Basking Shark Research


Cetorhinus maximus, more commonly known as the basking shark, is the second largest fish in the global seas and a regular visitor to UK waters. Basking sharks are now recognised to be a highly mobile species – however, the global population size and structure is at present unknown.

Basking shark

Basking shark

In recognition of its perceived vulnerability, the basking shark has been offered some protection via several international agreements. The shark was listed on Appendix II of CITES in 2002, the Convention on the International Trade of Endangered Species. The north-east Atlantic sub-population is listed as Endangered on the IUCN Red List of Species. It is also offered protection via its listing within the CMS (Convention on Migratory Species) and UNCLOS (the UN Convention on the Law of the Sea).

The major historical threat to the sharks existence, hunting, has been banned by UK legislation since the mid-1990’s. Now the main threats to the basking shark in UK waters are by-catch, accidental boat collisions, and the difficult to quantify effects from increasing levels of ecotourism and recreational boat traffic which may cause unintentional disturbance to creatures (OSPAR, 2008).

Only by increasing our understanding of where the sharks congregate to feed and mate, can we aid conservation efforts by seeking effective levels of protection at those sites.

In an attempt to learn more about this elusive species, Colin Speedie has organised and led boat-based, effort-corrected transect surveys in UK waters since 1999. Prior to that, he acted as Skipper on countless marine survey and ecotourism charters from the late 1980’s onward. From 1999-2007, Colin was director of the Wildlife Trusts Basking Shark Project, and from 2002-2007 was Principal Investigator on the Earthwatch Institute (Europe) project “Britain’s Basking Sharks”. Lou joined the team in 2004 as First Mate aboard the survey boat, the 11.7m cutter Forever Changes. Each weekly survey was made possible through the efforts of volunteers, and together the teams covered nearly 25,000 km of effort based surveys between the English Channel and the Outer Hebrides.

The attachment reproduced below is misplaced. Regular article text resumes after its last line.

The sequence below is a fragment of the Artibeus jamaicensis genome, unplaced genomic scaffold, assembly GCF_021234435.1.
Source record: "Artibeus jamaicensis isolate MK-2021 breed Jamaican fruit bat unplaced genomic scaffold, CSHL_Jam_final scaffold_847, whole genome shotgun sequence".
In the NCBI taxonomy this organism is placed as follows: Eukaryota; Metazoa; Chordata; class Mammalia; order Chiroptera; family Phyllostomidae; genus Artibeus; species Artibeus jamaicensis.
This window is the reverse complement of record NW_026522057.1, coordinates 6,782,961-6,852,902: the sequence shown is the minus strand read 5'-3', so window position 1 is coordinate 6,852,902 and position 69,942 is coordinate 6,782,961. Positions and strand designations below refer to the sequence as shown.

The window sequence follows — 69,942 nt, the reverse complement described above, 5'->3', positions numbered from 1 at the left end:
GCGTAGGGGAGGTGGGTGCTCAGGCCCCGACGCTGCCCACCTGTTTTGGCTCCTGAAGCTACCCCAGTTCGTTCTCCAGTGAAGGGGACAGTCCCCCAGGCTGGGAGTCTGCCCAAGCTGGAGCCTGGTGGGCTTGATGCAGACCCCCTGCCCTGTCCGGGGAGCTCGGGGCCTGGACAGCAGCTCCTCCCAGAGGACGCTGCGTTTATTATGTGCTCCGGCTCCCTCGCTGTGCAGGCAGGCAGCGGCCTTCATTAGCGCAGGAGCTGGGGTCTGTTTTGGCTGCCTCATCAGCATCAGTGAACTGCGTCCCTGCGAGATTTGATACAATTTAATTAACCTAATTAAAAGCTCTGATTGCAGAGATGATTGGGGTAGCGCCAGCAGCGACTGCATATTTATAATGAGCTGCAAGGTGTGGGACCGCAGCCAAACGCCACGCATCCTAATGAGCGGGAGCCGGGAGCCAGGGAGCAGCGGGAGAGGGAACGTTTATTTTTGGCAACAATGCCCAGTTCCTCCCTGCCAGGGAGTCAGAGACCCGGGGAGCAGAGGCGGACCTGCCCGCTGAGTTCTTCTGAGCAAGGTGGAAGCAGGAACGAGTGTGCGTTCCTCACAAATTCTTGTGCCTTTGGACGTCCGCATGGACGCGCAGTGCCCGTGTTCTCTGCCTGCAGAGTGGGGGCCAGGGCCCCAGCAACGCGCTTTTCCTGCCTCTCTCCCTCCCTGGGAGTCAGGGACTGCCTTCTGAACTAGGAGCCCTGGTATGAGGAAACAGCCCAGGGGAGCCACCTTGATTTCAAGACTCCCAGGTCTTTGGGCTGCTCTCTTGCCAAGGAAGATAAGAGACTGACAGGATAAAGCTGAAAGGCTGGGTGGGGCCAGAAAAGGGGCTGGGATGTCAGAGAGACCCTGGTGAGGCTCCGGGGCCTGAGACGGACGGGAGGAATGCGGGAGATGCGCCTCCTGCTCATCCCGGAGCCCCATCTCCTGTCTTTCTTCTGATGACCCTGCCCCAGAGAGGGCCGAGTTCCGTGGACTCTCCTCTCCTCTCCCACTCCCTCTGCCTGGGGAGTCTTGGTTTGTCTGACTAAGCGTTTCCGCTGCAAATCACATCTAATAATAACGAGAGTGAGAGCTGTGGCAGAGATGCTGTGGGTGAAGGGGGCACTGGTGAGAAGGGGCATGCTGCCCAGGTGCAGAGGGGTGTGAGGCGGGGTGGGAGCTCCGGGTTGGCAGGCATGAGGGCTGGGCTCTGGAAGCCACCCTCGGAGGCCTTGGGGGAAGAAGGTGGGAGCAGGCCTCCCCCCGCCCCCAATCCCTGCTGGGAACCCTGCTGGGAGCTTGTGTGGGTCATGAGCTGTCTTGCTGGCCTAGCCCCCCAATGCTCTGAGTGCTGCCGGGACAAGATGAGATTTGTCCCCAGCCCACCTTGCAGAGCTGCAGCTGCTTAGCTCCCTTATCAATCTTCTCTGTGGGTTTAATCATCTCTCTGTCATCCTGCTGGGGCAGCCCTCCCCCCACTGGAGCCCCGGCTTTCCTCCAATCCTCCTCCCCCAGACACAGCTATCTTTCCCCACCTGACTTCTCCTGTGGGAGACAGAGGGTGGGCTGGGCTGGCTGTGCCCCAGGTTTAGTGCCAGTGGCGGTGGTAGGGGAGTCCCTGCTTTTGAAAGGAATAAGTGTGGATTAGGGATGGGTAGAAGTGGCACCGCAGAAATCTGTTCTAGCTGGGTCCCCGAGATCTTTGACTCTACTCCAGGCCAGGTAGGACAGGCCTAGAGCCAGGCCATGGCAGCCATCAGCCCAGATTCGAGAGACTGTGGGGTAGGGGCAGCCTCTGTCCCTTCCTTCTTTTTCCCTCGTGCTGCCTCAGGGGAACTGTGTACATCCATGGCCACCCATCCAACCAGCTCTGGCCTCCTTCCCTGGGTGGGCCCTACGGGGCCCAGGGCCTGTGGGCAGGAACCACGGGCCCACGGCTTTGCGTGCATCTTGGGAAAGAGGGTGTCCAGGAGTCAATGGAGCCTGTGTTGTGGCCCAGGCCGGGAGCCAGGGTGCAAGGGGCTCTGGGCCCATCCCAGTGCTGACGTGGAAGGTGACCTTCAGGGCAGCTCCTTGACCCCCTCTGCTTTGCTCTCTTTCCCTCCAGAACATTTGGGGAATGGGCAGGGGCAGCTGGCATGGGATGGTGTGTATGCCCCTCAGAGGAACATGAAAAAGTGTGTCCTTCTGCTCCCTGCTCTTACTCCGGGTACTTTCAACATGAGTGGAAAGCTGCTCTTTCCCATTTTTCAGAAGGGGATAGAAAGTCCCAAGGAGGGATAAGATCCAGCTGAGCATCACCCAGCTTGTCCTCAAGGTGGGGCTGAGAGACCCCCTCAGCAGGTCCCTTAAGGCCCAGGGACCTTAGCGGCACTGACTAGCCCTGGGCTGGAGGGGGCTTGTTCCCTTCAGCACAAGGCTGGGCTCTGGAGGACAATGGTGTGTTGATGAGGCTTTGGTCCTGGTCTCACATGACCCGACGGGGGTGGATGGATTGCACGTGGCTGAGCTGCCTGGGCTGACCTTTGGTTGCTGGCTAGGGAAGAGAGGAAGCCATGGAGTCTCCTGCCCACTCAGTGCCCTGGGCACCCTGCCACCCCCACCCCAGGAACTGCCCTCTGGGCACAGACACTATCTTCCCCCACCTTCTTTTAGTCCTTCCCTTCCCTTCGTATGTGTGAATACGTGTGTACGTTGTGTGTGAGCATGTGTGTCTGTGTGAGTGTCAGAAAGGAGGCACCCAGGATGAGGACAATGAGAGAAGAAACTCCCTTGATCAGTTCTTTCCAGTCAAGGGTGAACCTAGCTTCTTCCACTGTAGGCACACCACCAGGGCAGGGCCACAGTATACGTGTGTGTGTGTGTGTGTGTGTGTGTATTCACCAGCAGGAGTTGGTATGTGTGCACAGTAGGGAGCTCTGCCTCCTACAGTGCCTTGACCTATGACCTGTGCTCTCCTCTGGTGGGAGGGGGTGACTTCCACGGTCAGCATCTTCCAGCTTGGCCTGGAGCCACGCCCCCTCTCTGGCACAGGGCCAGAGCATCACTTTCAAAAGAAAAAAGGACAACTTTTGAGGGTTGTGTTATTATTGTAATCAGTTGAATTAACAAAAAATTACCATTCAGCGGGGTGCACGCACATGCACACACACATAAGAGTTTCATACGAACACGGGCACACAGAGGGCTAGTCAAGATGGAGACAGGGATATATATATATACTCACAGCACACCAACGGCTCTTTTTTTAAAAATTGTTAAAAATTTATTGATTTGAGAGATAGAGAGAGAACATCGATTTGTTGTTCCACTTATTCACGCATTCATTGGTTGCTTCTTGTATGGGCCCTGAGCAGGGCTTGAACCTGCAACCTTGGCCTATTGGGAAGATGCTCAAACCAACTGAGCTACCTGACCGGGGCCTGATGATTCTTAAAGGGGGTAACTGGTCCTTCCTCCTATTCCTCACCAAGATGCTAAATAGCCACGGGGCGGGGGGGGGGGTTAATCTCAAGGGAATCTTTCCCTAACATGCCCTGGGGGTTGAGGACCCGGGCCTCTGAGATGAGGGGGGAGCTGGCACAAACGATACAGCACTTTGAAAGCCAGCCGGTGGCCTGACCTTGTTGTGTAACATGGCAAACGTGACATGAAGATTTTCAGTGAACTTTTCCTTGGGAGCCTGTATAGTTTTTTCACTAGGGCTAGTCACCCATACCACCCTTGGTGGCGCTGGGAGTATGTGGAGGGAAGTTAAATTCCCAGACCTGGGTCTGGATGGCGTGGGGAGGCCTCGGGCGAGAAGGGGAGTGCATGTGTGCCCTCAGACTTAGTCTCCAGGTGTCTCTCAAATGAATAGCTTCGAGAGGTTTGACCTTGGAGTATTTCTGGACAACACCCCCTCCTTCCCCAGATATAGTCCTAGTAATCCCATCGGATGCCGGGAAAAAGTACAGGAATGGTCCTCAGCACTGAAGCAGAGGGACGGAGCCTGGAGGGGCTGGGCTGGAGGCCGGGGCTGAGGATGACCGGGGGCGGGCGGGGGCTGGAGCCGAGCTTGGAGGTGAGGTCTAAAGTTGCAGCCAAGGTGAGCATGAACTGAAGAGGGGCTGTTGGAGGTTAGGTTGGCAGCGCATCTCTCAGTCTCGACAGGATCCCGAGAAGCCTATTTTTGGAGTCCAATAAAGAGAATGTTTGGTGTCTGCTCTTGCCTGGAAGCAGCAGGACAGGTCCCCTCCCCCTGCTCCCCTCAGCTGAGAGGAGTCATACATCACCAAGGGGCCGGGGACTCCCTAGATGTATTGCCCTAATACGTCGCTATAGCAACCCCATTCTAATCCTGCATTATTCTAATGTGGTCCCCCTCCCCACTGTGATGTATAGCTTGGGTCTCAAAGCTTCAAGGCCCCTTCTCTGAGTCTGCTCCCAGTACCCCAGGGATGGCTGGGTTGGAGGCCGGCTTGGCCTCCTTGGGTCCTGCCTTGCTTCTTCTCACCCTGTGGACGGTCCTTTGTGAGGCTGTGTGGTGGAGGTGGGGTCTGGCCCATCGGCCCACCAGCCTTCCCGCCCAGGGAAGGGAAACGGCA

The transect surveys were designed specifically to search for those areas where basking sharks were more likely to be seen at the surface, and therefore be at their most vulnerable to impacts from boat traffic. So, the collection of data has always been key, and there is still a lot to learn about this iconic species…

One fundamental belief we have is that all that data collected has to be put to good use. Therefore, we are proud to have worked with both Natural England and Scottish Natural Heritage to publish research reports to identify hotspot sites for surface-sighted basking sharks; these have subsequently helped to guide conservation policy and direct further research.

The Natural England report (published 2008), covering west Cornwall, is available here.

The Scottish Natural Heritage report (published 2009), covering the Hebrides and the Firth of Clyde, is available here.

For this latter report, we were lucky to be able to work with colleagues at the University of Exeter, specifically Dr. Matt Witt and Prof. Brendan Godley, based at the Centre for Ecology and Conservation at Tremough, Falmouth. We continue to offer guidance and assistance to Dr Witt who is conducting an extensive satellite tagging programme, on behalf of Scottish Natural Heritage.

Wave Action continues to conduct effort corrected transect surveys around the Scottish Hebrides. These surveys continue to recognise the previously identified hotspots sites, whilst at the same time  seeking to extend the reach of previous transects by visiting new areas. This work will be written up in due course once the programme of 3 years of surveys is complete.